Nigeria Maritime Administration and Safety Agency (NIMASA) former acting Director-General Haruna Jauro yesterday proposed to enter a plea bargain agreement with the Economic and Financial Crimes Commission (EFCC).
The commission arraigned him at the Federal High Court in Lagos for alleged N304.1 million fraud.
Jauro is among four ex-NIMASA chiefs charged with corruption-related offences.
Others are Patrick Akpobolokemi, Calistus Obi and Temisan Omatseye, who was convicted.
Obi, ex-NIMASA’s Executive Director, Maritime Labour and Cabotage Service, took over from Akpobolokemi, who is facing five separate fraud charges.
Obi was relieved of his duties less than a week later and replaced by Jauro, who was Executive Director, Finance and Administration.
Jauro was charged with Dr. Dauda Bawa and Thlumbau Enterprises Limited on 19 counts of converting N304.1 million belonging to NIMASA.
EFCC said they conspired on January 6, 2014, to convert N156,477,500 belonging to NIMASA, knowing the money was stolen.
They also allegedly converted N38,170,000 between June 3 and September 1, 2014, “knowing that the sums were proceeds of stealing, and thereby committed an offence contrary to Section 15 (1) of the Money Laundering (Prohibition) (Amendment) Act, 2012 and punishable under Section 15(3).”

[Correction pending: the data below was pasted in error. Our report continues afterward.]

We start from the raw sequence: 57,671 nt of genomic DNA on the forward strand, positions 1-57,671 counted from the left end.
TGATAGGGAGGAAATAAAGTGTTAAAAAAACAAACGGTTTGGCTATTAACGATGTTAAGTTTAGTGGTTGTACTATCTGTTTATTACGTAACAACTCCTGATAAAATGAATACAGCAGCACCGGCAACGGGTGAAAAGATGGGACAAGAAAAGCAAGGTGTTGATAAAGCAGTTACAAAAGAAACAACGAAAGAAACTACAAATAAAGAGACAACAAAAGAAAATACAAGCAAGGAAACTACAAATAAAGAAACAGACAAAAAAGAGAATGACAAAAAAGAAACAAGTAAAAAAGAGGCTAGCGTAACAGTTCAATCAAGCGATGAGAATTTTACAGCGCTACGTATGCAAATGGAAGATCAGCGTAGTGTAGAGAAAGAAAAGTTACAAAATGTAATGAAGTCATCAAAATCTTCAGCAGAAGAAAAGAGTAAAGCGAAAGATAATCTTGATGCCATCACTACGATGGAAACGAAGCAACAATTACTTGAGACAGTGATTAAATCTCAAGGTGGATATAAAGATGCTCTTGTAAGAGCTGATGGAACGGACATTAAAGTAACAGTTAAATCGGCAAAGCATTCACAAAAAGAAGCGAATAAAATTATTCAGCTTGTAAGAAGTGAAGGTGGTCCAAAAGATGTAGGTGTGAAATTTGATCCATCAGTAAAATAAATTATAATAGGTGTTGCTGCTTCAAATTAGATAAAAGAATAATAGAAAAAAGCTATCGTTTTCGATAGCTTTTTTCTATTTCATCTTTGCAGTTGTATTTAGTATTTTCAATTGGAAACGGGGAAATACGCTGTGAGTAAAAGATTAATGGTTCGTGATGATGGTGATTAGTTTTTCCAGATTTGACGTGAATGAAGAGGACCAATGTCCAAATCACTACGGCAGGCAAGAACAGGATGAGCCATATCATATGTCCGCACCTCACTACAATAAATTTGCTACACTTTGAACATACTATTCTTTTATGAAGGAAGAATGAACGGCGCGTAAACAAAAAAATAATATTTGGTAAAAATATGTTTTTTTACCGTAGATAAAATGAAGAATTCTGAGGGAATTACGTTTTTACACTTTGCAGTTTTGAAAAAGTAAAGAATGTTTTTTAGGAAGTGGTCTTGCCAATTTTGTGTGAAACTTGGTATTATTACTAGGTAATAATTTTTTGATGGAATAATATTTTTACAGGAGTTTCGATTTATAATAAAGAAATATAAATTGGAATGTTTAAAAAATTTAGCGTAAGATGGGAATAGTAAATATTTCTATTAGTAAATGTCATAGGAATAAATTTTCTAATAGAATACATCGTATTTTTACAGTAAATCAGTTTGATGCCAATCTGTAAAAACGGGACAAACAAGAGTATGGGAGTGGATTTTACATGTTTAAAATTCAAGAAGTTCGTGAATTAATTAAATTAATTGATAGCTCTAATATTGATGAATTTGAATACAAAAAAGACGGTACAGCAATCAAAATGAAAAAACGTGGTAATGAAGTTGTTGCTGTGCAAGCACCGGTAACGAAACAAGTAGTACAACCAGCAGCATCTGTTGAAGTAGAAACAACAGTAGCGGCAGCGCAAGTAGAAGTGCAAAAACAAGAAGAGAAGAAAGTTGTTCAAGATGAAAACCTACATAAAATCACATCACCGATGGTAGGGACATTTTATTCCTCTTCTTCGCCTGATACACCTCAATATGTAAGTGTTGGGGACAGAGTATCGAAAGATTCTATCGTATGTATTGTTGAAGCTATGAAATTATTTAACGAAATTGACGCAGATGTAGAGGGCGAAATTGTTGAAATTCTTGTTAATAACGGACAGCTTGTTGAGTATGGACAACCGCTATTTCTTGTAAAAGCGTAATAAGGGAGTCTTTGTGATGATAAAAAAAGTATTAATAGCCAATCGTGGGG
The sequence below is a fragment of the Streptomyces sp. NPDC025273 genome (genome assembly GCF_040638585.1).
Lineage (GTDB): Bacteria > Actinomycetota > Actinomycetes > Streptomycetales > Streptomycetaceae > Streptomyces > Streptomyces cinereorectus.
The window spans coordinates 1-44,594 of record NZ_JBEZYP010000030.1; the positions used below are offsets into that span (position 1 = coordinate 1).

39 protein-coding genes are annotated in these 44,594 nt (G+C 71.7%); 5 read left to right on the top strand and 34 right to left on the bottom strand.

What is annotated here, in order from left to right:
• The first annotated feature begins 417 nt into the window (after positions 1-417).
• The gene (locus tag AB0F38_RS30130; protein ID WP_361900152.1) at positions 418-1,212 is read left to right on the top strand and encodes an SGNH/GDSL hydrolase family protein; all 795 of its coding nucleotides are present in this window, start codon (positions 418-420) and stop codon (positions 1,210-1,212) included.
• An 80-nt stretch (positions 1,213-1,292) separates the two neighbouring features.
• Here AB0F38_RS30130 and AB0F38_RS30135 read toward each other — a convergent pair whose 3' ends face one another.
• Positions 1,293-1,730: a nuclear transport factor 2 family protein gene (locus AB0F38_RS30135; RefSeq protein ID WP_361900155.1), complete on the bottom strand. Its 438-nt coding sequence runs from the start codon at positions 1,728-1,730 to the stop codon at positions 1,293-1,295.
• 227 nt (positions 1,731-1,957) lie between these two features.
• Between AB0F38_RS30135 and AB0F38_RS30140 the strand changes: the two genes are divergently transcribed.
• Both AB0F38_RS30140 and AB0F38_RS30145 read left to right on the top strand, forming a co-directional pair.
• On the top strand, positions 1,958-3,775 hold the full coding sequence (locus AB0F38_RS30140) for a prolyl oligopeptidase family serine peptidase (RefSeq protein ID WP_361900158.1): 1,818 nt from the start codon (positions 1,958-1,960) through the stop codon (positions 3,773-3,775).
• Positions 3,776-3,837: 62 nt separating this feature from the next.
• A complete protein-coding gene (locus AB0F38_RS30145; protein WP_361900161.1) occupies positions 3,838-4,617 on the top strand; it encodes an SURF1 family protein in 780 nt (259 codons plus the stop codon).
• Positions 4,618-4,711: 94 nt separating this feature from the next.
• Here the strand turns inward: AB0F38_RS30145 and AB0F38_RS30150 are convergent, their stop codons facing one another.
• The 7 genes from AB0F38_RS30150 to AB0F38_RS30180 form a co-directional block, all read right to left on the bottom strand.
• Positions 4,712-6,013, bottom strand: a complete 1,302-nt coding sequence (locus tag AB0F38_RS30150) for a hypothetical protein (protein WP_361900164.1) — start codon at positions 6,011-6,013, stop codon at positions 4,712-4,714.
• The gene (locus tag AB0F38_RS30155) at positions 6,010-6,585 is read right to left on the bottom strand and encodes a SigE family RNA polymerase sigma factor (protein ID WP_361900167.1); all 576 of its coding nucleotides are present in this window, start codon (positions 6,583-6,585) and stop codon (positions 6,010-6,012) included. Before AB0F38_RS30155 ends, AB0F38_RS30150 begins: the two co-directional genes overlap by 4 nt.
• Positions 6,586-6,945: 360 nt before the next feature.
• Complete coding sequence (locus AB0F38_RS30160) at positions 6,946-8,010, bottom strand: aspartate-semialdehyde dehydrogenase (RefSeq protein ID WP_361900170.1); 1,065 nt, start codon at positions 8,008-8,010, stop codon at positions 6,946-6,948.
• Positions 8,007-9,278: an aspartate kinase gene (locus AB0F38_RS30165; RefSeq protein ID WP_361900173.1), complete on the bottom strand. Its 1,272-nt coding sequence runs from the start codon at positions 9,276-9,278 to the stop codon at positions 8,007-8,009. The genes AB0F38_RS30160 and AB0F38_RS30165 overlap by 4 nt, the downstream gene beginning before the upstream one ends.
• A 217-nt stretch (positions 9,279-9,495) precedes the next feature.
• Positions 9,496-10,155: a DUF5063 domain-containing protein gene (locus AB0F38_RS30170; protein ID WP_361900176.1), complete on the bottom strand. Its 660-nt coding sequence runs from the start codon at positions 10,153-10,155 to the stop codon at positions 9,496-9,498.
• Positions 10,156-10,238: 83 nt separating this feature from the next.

EFCC said on May 30 and August 14, 2014, they converted N8,500,000.00, property of NIMASA. The prosecution said they did so “knowing that the sums were proceeds of bribery”.
The defendants had pleaded not guilty to all counts when they were arraigned, with EFCC opening its case.
Trial was billed to resume yesterday before Justice Mojisola Olatoregun-Ishola, but defence counsel Babajide Koku (SAN) said his client had begun plea bargain talks with the prosecution.
He told the judge that the defence took the decision yesterday.
“It (plea bargain decision) came up this morning. I discussed directly with my learned friend (prosecution counsel) this morning,” Koku said.
EFCC’s lawyer Rotimi Oyedepo confirmed the development.
He said: “I confirm the intention of the defence to enter a plea bargain with the prosecution.”
Justice Mojisola Olatoregun-Ishola urged the parties to reach an agreement without delay.
“By the time you come back, you would have filed the plea bargain agreement and I would have looked at it and evaluated it,” she said.
The judge adjourned until November 21. The Nation